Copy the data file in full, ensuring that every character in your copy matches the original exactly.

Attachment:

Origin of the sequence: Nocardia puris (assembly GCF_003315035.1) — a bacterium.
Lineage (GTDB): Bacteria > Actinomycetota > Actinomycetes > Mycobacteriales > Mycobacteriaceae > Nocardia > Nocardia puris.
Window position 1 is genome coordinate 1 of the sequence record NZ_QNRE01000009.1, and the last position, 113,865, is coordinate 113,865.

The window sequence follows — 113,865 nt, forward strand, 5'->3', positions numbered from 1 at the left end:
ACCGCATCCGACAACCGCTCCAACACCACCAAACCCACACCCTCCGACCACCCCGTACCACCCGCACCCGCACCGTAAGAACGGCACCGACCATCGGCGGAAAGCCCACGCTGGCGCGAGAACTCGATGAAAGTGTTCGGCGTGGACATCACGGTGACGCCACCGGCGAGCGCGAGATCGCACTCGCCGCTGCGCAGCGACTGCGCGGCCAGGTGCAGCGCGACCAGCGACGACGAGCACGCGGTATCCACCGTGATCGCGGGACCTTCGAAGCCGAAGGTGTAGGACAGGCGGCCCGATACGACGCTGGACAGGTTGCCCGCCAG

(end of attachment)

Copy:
Origin of the sequence: Nocardia puris (assembly GCF_003315035.1) — a bacterium.
Lineage (GTDB): Bacteria > Actinomycetota > Actinomycetes > Mycobacteriales > Mycobacteriaceae > Nocardia > Nocardia puris.
Window position 1 is genome coordinate 1 of the sequence record NZ_QNRE01000009.1, and the last position, 113,865, is coordinate 113,865.

The window sequence follows — 113,865 nt, forward strand, 5'->3', positions numbered from 1 at the left end:
ACCGCATCCGACAACCGCTCCAACACCACCAAACCCACACCCTCCGACCACCCCGTACCACCCGCACCCGCACCGTAAGAACGGCACCGACCATCGGCGGAAAGCCCACGCTGGCGCGAGAACTCGATGAAAGTGTTCGGCGTGGACATCACGGTGACGCCACCGGCGAGCGCGAGATCGCACTCGCCGCTGCGCAGCGACTGCGCGGCCAGGTGCAGCGCGACCAGCGACGACGAGCACGCGGTATCCACCGTGATCGCGGGACCTTCGAAGCCGAAGGTGTAGGACAGGCGGCCCGATACGACGCTGGACAGGTTGCCCGCCAG